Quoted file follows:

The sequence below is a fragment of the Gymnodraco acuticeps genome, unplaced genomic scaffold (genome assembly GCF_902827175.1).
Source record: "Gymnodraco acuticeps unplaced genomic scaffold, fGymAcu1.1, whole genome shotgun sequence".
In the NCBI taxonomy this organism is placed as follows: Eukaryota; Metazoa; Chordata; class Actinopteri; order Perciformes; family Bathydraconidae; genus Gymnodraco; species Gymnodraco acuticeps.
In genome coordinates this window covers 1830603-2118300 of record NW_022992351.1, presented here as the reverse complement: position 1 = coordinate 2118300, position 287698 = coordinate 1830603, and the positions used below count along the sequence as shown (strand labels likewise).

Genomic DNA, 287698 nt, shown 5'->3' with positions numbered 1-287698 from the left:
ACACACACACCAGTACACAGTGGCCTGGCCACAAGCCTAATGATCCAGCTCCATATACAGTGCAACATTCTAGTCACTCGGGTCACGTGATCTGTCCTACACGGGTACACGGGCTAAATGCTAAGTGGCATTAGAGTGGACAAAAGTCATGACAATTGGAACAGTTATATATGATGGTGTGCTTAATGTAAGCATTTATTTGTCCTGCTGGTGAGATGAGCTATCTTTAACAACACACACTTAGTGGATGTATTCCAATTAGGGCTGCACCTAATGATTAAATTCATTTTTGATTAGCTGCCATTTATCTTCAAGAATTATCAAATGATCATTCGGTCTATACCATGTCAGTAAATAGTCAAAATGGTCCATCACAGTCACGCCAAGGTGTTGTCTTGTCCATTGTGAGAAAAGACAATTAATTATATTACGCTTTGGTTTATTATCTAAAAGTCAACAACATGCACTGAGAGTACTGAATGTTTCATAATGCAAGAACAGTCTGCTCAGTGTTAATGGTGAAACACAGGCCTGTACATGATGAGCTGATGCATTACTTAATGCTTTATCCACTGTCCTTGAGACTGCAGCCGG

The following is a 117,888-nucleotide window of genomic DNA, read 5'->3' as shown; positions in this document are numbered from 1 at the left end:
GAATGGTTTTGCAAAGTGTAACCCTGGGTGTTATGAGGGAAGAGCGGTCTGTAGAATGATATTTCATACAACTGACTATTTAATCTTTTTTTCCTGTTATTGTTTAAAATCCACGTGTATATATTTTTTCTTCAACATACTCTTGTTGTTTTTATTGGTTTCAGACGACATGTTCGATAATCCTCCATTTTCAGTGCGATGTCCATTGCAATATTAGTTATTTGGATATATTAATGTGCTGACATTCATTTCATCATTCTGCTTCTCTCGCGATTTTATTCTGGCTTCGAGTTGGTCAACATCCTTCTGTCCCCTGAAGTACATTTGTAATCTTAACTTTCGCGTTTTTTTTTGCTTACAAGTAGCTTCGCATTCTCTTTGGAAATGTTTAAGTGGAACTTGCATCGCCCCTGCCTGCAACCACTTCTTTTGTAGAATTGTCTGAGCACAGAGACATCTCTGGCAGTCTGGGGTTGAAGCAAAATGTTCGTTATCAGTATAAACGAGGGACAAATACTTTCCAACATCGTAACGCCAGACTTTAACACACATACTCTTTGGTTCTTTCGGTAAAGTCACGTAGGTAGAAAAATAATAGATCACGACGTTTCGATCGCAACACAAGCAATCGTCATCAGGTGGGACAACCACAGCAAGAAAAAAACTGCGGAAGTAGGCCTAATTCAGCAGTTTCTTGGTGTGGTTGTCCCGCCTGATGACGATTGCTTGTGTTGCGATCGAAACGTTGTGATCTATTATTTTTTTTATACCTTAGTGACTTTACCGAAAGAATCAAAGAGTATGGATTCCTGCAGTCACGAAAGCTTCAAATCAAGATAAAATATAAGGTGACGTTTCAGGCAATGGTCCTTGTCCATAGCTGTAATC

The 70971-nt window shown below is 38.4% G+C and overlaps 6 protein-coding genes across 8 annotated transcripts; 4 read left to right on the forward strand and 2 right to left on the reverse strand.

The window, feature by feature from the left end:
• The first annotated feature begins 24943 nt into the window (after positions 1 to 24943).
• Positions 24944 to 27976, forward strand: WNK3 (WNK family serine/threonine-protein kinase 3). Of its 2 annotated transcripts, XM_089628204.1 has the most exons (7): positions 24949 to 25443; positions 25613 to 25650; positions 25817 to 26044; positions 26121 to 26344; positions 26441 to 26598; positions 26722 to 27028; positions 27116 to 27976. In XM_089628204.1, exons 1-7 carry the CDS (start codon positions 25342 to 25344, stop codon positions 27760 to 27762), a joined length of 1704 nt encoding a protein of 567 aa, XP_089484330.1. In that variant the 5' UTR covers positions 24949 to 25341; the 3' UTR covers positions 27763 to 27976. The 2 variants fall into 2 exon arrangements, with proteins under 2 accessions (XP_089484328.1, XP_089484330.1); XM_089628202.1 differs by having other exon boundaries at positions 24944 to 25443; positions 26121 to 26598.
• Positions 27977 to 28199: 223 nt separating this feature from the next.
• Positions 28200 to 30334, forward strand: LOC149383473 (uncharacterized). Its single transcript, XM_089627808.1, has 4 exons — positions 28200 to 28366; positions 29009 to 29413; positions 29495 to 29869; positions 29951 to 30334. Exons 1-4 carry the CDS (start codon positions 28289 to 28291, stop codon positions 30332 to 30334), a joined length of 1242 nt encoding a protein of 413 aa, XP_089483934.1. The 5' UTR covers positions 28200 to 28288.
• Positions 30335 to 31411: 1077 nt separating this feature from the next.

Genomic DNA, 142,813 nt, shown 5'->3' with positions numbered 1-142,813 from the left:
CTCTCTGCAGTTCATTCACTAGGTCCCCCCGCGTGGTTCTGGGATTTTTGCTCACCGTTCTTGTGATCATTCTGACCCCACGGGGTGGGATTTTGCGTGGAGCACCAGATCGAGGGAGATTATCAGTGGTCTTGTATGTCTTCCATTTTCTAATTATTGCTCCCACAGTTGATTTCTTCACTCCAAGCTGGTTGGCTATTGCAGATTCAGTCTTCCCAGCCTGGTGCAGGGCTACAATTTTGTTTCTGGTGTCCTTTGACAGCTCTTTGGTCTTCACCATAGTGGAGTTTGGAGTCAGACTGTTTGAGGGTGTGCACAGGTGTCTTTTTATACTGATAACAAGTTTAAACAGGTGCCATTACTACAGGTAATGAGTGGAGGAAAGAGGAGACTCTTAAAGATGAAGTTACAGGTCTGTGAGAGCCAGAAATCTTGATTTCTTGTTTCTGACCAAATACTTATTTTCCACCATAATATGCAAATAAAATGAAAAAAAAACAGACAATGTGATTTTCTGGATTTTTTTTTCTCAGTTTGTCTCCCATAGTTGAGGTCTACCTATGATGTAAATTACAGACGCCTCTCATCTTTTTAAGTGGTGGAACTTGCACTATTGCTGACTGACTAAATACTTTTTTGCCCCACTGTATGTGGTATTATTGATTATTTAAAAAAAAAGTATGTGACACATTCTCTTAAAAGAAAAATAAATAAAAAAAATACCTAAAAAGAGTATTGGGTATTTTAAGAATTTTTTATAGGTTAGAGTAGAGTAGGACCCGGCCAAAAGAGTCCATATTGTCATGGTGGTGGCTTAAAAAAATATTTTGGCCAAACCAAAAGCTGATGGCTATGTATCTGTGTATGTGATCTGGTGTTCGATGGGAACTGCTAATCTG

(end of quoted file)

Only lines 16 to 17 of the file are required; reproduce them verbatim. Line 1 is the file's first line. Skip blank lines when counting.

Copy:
Genomic DNA, 142,813 nt, shown 5'->3' with positions numbered 1-142,813 from the left:
CTCTCTGCAGTTCATTCACTAGGTCCCCCCGCGTGGTTCTGGGATTTTTGCTCACCGTTCTTGTGATCATTCTGACCCCACGGGGTGGGATTTTGCGTGGAGCACCAGATCGAGGGAGATTATCAGTGGTCTTGTATGTCTTCCATTTTCTAATTATTGCTCCCACAGTTGATTTCTTCACTCCAAGCTGGTTGGCTATTGCAGATTCAGTCTTCCCAGCCTGGTGCAGGGCTACAATTTTGTTTCTGGTGTCCTTTGACAGCTCTTTGGTCTTCACCATAGTGGAGTTTGGAGTCAGACTGTTTGAGGGTGTGCACAGGTGTCTTTTTATACTGATAACAAGTTTAAACAGGTGCCATTACTACAGGTAATGAGTGGAGGAAAGAGGAGACTCTTAAAGATGAAGTTACAGGTCTGTGAGAGCCAGAAATCTTGATTTCTTGTTTCTGACCAAATACTTATTTTCCACCATAATATGCAAATAAAATGAAAAAAAAACAGACAATGTGATTTTCTGGATTTTTTTTTCTCAGTTTGTCTCCCATAGTTGAGGTCTACCTATGATGTAAATTACAGACGCCTCTCATCTTTTTAAGTGGTGGAACTTGCACTATTGCTGACTGACTAAATACTTTTTTGCCCCACTGTATGTGGTATTATTGATTATTTAAAAAAAAAGTATGTGACACATTCTCTTAAAAGAAAAATAAATAAAAAAAATACCTAAAAAGAGTATTGGGTATTTTAAGAATTTTTTATAGGTTAGAGTAGAGTAGGACCCGGCCAAAAGAGTCCATATTGTCATGGTGGTGGCTTAAAAAAATATTTTGGCCAAACCAAAAGCTGATGGCTATGTATCTGTGTATGTGATCTGGTGTTCGATGGGAACTGCTAATCTG